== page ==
Make sure your financial advisor and their firm accurately reflect your risk tolerance. With recent volatility and an 800 point market drop in the immediate aftermath of Brexit, just a few weeks later and it looks like nothing but a blip on the radar screen. Since the Brexit vote results were announced, we saw an approximate 800 pt. decline in the DOW, followed by an immediate rebound over the following weeks. At the same time, the yield on the 10-Year Treasury Note has reached historic lows, and as of July 13, 2016, the DOW and S&P 500 have both reached historic highs. Nations like Japan, Sweden and now Germany are fetching negative yields that’s right, you have to pay these nations to let them borrow your money, and many are predicting a recession for Britain as well as the EU.
So while many are reviewing their monthly account statements in the mail or online on their handy-dandy smartphones and tablets, are they truly comfortable with this market, and does their advisor and their firm truly know their risk tolerance Whether you’re a novice investor or well into retirement, chances are you (and your financial advisor) have never experienced an equity or fixed income market with this much volatility. You fixed income investors have probably already been stung by the oil, energy and gas sector meltdown, or you have found Puerto Rico municipal bonds or funds in your accounts which may be causing you additional angst.
Given the global nature of markets, with so many moving and interrelated parts, it’s really unclear where we go from here. Many market forecasters and pundits paint a picture that investors (those that favor equities or fixed income) may be slowly reaching the top of that roller coaster, and the free-fall may be coming. For example, James Mackintosh wrote an article that appeared in the Wall Street Journal this morning (July 14, 2016), titled The Bull Is on Its Last Legs, suggesting that there is a bond bubble that may soon burst. Prior to that, the Wall Street Journal has recently published articles suggesting that the US domestic utility markets may also potentially be on the verge of a bubble, and that is referring to a sector that has been widely regarded in the past as a safe haven in the face of market volatility. We’ve already seen a big decline and a string of bankruptcy filings in the oil and gas industries, and also in coal and throughout the energy sector.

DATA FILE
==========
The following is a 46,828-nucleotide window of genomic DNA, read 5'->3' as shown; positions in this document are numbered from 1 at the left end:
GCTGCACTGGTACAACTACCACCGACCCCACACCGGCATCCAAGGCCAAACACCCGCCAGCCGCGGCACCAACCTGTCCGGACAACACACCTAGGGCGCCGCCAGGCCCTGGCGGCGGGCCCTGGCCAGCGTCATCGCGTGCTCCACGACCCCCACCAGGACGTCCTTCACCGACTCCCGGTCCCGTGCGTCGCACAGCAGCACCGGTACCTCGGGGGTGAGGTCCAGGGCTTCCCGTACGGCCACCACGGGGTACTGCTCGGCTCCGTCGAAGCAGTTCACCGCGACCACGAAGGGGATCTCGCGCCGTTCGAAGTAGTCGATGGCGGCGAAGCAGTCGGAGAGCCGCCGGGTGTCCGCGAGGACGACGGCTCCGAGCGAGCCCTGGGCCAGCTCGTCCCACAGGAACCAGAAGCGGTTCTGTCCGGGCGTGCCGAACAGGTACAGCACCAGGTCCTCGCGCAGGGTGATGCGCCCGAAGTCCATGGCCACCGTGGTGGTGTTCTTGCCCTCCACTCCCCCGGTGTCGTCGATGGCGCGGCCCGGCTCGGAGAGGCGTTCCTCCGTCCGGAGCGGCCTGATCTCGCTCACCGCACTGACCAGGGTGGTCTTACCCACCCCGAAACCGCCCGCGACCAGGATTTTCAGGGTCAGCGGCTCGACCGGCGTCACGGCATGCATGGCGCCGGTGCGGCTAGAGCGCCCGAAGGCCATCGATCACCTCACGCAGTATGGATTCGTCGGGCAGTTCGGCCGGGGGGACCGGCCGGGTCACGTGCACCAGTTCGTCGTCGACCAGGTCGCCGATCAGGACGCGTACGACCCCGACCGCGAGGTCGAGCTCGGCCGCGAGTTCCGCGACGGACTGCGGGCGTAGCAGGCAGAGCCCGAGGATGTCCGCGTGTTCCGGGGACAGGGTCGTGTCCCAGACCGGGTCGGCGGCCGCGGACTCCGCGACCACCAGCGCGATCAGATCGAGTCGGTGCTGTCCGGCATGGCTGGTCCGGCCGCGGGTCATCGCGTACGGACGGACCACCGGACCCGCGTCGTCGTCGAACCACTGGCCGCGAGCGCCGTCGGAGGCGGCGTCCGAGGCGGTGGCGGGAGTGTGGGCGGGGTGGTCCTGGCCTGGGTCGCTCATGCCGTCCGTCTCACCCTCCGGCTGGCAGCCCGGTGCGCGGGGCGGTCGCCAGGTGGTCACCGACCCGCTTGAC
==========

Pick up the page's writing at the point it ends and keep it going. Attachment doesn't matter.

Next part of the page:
If you’re not comfortable with what lies ahead, develop a plan and speak with your financial advisor, and be sure that your account records accurately reflects your true risk tolerance. Understand that a financial advisor’s recommendation to hold, or just stay the course, etc. is still investment advice, and it can constitute a recommendation. You should be aware of the legal and regulatory landscape that actually governs your financial advisor’s conduct in other words, are they salespeople required to make suitable recommendations, or are they held to a higher fiduciary standard where they are actually required to place your interests ahead of their own and their firm’s interests Financial advisors, when rendering investment advice, need to consider your age, investment experience, financial situation, investment objectives, tax status, time horizon and risk tolerance. If you’re getting the stay the course, don’t worry routine, but you are uncomfortable, you need to ask yourself whether your financial advisor is really placing your best interests ahead of their own (or their firm’s interests) and make certain they are taking all of these items to heart when making any recommendations to you. This market is likely to turn at some point the cycle will change in the other direction, and the tide will go out. In the words of Warren Buffett, you only know who is swimming without pants when the tide goes out.
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